Events

2019 IWLA National Convention

July 16-19, 2019
Sheraton West Des Moines
1800 50th Street
West Des Moines, IA 50266
Room rate: From $114/night
You can now book your hotel room(s) online for the 2019 convention!

Get the convention kit.

Register now


Iowa Water Summit

July 20, 2019
Des Moines Chapter House
4343 George Flagg Parkway
Des Moines, IA 50321

Register now


2020 IWLA Mid-Winter Board Meeting

February 13-15, 2020
Crowne Plaza Fort Myers At Bell Tower Shops
13051 Bell Tower Drive
Fort Myers, FL 33907
(239) 482-2900

2020 National Convention
SCHEDULE CHANGE: 2020 Convention will be Sun-Wed (rather than traditional Tues-Fri schedule)

July 19-22, 2020
Hyatt Regency Chesapeake Bay Resort
Cambridge, MD

Clean Water Workshops

League staff are traveling the country training volunteers how to accurately test water quality and how to use stream monitoring to engage youth and adults in the outdoors.

Check our workshop schedule for upcoming events or to schedule one of your own!


IWLA stream monitoring

 

Press

​State Soil Health Initiatives Highlighted in Izaak Walton League Report

by Duane Hovorka | 05/31/2019
State and local leaders are finding creative ways to help farmers and ranchers restore the health of their soils. A new report from the League aims to help other states and counties find the best ideas to emulate.

State Soil Health Initiatives Highlighted in Izaak Walton League Report

Gaithersburg, MD – State and local leaders are finding creative ways to help farmers and ranchers restore the health of their soils. A new report from the Izaak Walton League of America highlights some of the best state and local policy ideas from around the country.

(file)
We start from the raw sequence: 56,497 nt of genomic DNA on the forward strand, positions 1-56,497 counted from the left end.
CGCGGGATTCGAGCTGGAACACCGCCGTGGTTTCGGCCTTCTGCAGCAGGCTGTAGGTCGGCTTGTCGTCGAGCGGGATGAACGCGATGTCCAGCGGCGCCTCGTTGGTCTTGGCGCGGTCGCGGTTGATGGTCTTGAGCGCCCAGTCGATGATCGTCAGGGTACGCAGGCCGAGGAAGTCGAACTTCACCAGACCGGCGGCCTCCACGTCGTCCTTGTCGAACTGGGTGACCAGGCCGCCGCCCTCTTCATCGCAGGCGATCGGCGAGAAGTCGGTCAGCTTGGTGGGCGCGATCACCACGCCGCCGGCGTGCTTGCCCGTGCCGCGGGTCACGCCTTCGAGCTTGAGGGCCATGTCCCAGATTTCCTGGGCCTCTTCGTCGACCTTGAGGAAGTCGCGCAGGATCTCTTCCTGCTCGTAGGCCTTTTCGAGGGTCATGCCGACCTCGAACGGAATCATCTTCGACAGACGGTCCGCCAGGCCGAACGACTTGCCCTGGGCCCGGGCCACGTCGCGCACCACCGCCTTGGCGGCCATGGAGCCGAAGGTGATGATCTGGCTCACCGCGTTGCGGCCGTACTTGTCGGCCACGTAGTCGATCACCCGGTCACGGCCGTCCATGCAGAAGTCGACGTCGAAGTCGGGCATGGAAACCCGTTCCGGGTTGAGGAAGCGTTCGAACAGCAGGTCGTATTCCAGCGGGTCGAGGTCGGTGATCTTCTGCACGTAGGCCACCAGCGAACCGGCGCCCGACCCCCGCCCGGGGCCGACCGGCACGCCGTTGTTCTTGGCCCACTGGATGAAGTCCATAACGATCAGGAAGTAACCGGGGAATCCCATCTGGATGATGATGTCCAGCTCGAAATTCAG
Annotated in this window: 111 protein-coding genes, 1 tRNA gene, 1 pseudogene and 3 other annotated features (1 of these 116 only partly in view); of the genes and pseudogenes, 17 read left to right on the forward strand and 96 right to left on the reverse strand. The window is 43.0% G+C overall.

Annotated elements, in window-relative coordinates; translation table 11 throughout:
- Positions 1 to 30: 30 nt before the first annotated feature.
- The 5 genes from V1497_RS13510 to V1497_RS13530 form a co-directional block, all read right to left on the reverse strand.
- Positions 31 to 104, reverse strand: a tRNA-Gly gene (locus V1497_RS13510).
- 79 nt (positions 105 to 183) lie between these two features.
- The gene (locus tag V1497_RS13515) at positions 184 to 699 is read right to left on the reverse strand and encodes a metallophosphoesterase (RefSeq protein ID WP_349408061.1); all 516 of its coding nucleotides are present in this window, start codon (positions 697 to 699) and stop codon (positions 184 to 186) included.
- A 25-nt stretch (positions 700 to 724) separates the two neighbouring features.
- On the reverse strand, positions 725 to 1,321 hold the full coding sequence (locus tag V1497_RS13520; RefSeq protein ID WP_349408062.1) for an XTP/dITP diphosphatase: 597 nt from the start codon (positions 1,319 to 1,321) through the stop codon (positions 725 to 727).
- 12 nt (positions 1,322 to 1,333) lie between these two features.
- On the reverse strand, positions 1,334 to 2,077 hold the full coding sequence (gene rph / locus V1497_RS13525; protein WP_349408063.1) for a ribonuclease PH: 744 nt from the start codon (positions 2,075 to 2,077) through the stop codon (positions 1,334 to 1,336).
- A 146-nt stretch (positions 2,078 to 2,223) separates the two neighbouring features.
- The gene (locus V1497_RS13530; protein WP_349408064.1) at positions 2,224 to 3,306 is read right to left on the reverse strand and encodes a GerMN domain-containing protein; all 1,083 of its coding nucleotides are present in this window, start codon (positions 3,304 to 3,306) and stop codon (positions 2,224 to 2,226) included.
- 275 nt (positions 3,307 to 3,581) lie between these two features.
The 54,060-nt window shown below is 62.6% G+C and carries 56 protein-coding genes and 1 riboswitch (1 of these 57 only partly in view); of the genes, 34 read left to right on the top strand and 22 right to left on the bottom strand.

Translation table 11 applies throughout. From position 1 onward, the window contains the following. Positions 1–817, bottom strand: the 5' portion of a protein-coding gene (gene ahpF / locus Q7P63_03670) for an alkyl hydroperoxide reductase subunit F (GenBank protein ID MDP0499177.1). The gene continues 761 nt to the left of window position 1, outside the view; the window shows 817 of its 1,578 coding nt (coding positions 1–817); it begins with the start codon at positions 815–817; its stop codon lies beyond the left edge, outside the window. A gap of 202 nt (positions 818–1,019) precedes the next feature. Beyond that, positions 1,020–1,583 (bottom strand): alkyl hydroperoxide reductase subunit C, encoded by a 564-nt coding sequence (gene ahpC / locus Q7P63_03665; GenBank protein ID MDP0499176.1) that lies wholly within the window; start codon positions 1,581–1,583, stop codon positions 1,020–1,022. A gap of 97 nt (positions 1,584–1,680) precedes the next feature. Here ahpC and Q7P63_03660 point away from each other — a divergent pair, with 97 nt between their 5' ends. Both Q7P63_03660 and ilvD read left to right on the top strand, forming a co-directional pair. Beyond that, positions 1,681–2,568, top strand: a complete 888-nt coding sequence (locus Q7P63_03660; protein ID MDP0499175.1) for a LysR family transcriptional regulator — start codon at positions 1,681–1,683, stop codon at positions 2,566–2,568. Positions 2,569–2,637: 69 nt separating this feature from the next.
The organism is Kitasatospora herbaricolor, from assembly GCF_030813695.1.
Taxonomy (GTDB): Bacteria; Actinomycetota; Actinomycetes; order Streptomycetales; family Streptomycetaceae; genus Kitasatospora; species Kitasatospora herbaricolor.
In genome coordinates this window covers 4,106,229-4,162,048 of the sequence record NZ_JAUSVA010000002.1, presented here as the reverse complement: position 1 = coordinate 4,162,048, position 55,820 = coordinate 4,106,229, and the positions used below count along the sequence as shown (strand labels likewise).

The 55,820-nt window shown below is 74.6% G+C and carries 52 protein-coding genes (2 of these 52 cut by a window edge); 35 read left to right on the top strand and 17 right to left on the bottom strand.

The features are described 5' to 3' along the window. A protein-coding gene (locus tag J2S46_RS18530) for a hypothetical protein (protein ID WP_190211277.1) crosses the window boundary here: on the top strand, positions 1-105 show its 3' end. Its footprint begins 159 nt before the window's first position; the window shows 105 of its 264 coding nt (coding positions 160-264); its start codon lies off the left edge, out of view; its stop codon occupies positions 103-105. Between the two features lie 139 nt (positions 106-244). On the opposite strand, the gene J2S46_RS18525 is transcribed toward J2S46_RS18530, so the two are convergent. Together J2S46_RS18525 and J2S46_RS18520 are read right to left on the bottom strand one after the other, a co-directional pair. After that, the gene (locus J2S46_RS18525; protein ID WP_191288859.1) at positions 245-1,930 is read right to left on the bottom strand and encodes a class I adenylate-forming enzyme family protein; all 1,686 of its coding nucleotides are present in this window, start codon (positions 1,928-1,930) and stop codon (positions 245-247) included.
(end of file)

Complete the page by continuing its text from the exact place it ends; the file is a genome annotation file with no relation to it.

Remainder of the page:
Since Colonial times, America’s soils have lost 50% to 70% of their organic matter, degrading the capacity of our soils to produce food, feed, and fiber. Cornell University says the U.S. is losing topsoil ten times faster than it can be replaced by nature. Restoring the health of our soils would reduce flooding, reduce polluted runoff from agriculture, store carbon in the soil, boost farm profits, make farms more resilient to droughts, and improve our ability to produce food for a growing population.

From California’s state soil health initiative to Maryland’s cost-share program that helps farmers adopt new conservation systems and plant cover crops, state leaders are developing innovative ideas to promote soil health. New Mexico created a soil health program and Iowa is funding a discount on federal crop insurance for farmers who plant cover crops.

Local leaders are promoting soil health as well. In Champaign County, Illinois, the soil and water conservation district created a tool to help farmers assess their conservation systems at a field level. In New Jersey, a resource conservation and development council bought equipment that it lends out to farmers to terminate cover crops.

These innovative state and local initiatives can yield a bountiful crop of public benefits, including reduced runoff of sediment and nutrients, carbon stored in the soil, reduced flooding, more resilient farmlands, and stronger rural communities. The report summarizes two dozen state and local soil health initiatives from around the country.

The report, “State & Local Soil Health Strategies: Building Soil Health Policy from the Ground Up,” is available at iwla.org/agriculture.

### 

 Founded in 1922, the Izaak Walton League of America (www.iwla.org) protects America's outdoors through education, community-based conservation, and promoting outdoor recreation.

Leave a comment